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Correct Combination Thought Logic Being Followed

  1. Sep 30, 2008 #1
    For fun this semester I decided to take a probability class and doing a lot of the random problems from the book to learn the material. I am finding that sometimes I am over complicating some of these problems.

    Here is a problem I came across. When I punched in the numbers it didn't seemed valid to me. Unfortunately, the book being used doesn't have odd or even answers in the back of the book.

    The problem says.

    "Two new drugs are to be tested using a group of 60 laboratory mice, each tagged with a number for identification purposes. Drug A is to be given to 22 mice, drug B is to be given to another 22 mice, and the remaining 16 mice are to be used as controls. How many ways can the assignment of treatments to mice be made? A single assignment involves specifying the treatment for each mouse -- whether drug A, drug B or no drug."

    My logic.

    I asked myself how many different ways can drug A be taken? I say that 22 mice have to be given it and there are 60 mice total. To mean, that means taking n! / r!(n-r)!

    n is 60
    r is 22

    Using these values I get this


    Seeing that number sent red flags here.

    Is my logic faulty here? I think it is but looking for some reassurance from others. Thanks.
  2. jcsd
  3. Sep 30, 2008 #2


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    That looks fine. Now how many ways can the remaining mice be assigned?
    Last edited: Sep 30, 2008
  4. Sep 30, 2008 #3
    Really, this is fine? If it is that number just amazes me.


    Using my logic here is my response.

    There are 14,154,280,149,473,100 ways for 22 unique mice to use drugA.
    There are 14,154,280,149,473,99 ways for 22 unique mice to use drugB.
    There are 1.49608 X 10^14 ways for 16 unique mice to use no drugs.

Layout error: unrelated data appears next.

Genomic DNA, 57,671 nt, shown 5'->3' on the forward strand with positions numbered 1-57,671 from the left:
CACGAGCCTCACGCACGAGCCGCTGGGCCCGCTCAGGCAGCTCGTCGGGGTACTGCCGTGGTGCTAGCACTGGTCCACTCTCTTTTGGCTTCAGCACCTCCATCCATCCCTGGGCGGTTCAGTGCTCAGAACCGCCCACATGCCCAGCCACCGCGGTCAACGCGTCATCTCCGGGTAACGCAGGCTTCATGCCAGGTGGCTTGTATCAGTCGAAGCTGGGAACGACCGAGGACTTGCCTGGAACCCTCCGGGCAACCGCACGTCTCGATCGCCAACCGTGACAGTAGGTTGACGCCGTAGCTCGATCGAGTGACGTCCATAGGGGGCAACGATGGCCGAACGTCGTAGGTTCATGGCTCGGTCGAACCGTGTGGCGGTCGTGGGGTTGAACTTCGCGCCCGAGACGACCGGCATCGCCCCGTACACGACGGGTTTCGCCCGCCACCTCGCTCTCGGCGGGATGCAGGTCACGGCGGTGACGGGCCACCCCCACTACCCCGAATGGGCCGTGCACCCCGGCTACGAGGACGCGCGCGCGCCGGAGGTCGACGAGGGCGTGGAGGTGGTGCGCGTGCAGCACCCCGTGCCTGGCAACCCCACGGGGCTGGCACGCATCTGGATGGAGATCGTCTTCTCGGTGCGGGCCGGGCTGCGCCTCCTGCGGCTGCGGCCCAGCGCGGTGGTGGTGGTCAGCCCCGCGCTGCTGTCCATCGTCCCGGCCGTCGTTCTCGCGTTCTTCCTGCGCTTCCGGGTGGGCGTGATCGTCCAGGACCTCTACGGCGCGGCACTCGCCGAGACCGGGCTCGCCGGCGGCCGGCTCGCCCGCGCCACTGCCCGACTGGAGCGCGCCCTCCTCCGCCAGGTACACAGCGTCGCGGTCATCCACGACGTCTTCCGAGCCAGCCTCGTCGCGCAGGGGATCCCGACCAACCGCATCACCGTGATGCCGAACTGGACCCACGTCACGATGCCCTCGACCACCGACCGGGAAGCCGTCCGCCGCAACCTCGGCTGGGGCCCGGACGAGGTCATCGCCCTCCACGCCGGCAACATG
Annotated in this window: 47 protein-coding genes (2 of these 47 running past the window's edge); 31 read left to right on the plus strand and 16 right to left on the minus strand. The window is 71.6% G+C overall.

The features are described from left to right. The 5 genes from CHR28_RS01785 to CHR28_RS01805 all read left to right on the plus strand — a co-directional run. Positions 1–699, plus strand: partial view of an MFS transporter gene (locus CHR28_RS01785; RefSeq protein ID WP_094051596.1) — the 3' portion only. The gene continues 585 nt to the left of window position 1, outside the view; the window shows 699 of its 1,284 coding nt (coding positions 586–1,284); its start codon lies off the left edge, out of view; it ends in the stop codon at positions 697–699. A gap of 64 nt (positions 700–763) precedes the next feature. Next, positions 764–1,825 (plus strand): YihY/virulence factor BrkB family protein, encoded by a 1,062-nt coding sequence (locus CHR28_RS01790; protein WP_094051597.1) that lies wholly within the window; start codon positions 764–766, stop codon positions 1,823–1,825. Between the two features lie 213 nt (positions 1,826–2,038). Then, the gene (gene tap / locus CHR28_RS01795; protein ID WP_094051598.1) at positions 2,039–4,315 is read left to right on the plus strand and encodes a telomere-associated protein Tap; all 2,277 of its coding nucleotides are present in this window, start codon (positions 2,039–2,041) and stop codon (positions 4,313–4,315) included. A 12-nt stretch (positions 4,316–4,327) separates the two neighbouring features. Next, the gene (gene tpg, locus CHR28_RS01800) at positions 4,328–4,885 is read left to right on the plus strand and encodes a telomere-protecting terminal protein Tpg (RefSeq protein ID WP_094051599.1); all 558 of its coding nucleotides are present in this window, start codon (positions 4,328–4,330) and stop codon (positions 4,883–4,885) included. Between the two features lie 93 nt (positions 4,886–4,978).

Given this I need to add up all these numbers.

    However, these numbers still don't seem right to me. I am still working on this problem.
  5. Sep 30, 2008 #4


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    Your answer is not correct. You first choose 22 of 60 mice to assign to drug A... good. You then assign any of the 60 to drug B... not so good. Some mice are being assigned two drugs!

    As far as the largeness of the numbers is concerned, you can think of things in terms of the information needed to specify the assignment. A bit can store 2 different values. If there were 2 groups that each mouse could be assigned to (and you could have any number of mice in either group) then it would take 60 bits to specify which assignment was chosen since there are 2^60 ways to assign them. In your case it takes lg(14,154,280,149,473,100) = 53.6... bits to specify which 22 of 60 mice are assigned to drug A. So if 14,154,280,149,473,100 seems large, instead think about 54 bits (7 bytes). Does that seem reasonable?
  6. Sep 30, 2008 #5
    Oh, I see now.

    - 22 mice for drug A
    - then when i do drug B I can only use 38 (for n) to prevent double counting
    - then when i do no drugs I have to use 18 (for n)

    Yes, you bit example seems very reasonable. Thanks.
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